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Is it time to revert to the age-old approach of stashing money in envelopes to limit expenses? Picture used for illustrative purposes only. Image Credit: Gulf News Archives

Here is a list of six proven popular practices to manage living expenses when residing in the UAE.

Have no-spend days

A method to cut spending is to simply decide you aren't going to buy anything at all. While you can't do this for an extended period, you can aim for some no-spend days each month.

When you have a no-spend day, you commit to buy nothing. If you try a no-spend month, you commit not to buy anything other than absolute necessities, such as food to cook at home.

No-spend days not only save you money on the day you keep your wallet away, but also help change mind-sets over the long term, which experts add is turning out to be a popular beginner approach to reining in costs.

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Try an envelope system approach

An envelope system can also help you make sure you live by your budget or by spending limits you set for yourself.

When you use an envelope system, you literally put the cash you want to spend on different categories of purchases into an envelope.

For example, you may have an envelope for groceries and one for children's activities. Once the envelope is empty, you don't spend on that category anymore.

There are apps, such as Mvelopes, that allow you to use a virtual envelope system. You can try those to see if they're as effective as having a physical envelope to restrict your spending.

Set a per-use spending limit

Another tried and tested method to make sure you're limiting your spending to things you get value from is to set a per-use limit and figure out how much each item you're considering costs per use.

For example, you may set your per-use limit at Dh1. When you look at a product you're considering, think about how many times you'll use it and divide the price by that number to see if it fits in your per-use limit.

If you're thinking about buying a Dh500 TV that you'll use once per day for the next two years, you'd get 730 uses out of the TV. Divide the Dh500 price by 730 uses to see your per-use cost of Dh0.68 - within your Dh1 limit.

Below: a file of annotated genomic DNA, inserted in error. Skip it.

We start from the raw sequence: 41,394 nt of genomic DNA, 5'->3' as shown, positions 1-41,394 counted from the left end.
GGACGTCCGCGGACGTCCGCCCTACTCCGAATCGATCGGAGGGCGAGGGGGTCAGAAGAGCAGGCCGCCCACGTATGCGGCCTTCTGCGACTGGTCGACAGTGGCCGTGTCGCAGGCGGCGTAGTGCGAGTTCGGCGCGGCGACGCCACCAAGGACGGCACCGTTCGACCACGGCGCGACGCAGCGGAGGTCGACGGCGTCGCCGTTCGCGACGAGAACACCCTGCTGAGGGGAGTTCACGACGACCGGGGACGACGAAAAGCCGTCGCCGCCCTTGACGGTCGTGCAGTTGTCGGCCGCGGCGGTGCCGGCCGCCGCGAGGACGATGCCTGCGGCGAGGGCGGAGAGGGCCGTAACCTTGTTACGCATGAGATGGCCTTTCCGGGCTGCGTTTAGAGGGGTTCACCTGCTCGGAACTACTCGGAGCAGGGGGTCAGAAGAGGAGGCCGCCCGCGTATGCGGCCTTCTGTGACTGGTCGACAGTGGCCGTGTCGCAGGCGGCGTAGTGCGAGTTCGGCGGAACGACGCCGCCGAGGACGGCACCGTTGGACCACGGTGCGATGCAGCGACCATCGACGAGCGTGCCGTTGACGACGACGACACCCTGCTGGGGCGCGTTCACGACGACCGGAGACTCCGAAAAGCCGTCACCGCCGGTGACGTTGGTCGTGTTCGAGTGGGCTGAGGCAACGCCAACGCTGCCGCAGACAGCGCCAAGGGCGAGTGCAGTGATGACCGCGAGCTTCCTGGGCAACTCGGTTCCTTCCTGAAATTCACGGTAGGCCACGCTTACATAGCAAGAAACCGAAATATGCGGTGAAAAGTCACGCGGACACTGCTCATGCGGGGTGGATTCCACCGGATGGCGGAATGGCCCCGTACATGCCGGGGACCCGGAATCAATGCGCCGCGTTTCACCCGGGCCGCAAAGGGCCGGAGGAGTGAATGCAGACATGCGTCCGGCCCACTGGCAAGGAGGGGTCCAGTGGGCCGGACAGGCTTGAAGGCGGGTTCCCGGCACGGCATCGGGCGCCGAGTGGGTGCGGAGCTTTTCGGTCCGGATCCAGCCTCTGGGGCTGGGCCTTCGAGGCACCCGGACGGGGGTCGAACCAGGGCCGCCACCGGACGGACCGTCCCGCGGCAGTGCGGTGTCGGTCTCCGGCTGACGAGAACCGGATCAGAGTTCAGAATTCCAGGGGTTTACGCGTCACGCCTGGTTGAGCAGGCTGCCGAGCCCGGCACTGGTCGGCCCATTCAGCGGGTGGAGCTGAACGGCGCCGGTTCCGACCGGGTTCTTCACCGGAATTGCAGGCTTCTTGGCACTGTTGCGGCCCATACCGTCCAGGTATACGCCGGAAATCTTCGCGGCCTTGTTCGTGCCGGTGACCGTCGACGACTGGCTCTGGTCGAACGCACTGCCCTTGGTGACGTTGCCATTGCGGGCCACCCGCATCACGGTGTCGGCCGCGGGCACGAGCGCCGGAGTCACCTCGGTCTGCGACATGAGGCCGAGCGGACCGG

Limit what you buy with ‘buy-one/rid-one’ rule

To make sure you don't buy unnecessary items, enforce a buy-one/rid-one rule. When you put this rule in place, get rid of one old item for every new item.

While this won't work for everything, it works for most one-off purchases. You can sell the items you're giving away to help defray the cost of the new items, avoid clutter, and limit what you buy with this technique.

Look at total costs for any purchase

Many of the things you buy probably have ongoing costs to use and maintain. If you buy a costly car, you have to pay for expensive insurance, maintenance, and repairs.

To make sure your purchases aren't committing you to a lifetime of big spending, consider how much they'll cost to operate or maintain when you decide to buy. Else skip the item or buy a version that's cheaper to maintain.

If you'll be financing, factor in interest charges, too. If you can rent to own a Dh500 washing machine for a so-called ‘low cost’ of Dh50 a month for 18 months, for a total of Dh900, that’s not good for your pocket.

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Link saving with splurging

It has been widely seen that trying to completely cut out splurges is likely to backfire and will probably make it impossible for you to stick with your budget.

Instead, allow yourself the occasional splurge -- but set a rule that you'll link the expenditure with accomplishing a savings goal, like for every Dh500 impulse purchase you make, you'll move Dh200 into your savings account.

When you do that, your random spending turns into an opportunity for you to set aside money for future goals. And you can only make purchases if you also have enough cash to invest for your future.

Search for discounts and cheaper prices increase during pandemic
Shopping online became the new normal during the coronavirus-induced movement restrictions, with many residents quickly adapting to browsing for items on their phones and laptops and a survey indicating a 50 per cent increase in UAE residents comparing prices online before a purchase.

Some consumers are choosing to stick with the digital option, partly to reduce their exposure to other shoppers, but also to cut the cost of a basket of items by using savings and discount coupons.

Although coupon websites are ubiquitous in the UAE, shoppers often need to scour the internet to manually search for and verify discount codes that offer the best savings.

Helwa is a free app that finds a suitable coupon code online and automatically applies them to your purchases, while through Pricena.com, users can save up to Dh600 by purchasing a mobile phone online.

Pricena.com is a platform which refers shoppers to third party online retailers. For high-priced appliances such as fridges and TVs, users can save up to Dh2,000 on the comparison website.

A number of coupon websites in the UAE help users save on costs. When using stand-alone coupon websites, such as Groupon and Cobone, be aware of exclusions before making the purchase.

From blackout dates and short validities in terms of expiry dates, to no guarantee of availability, buyers must read the fine print before buying a coupon/voucher.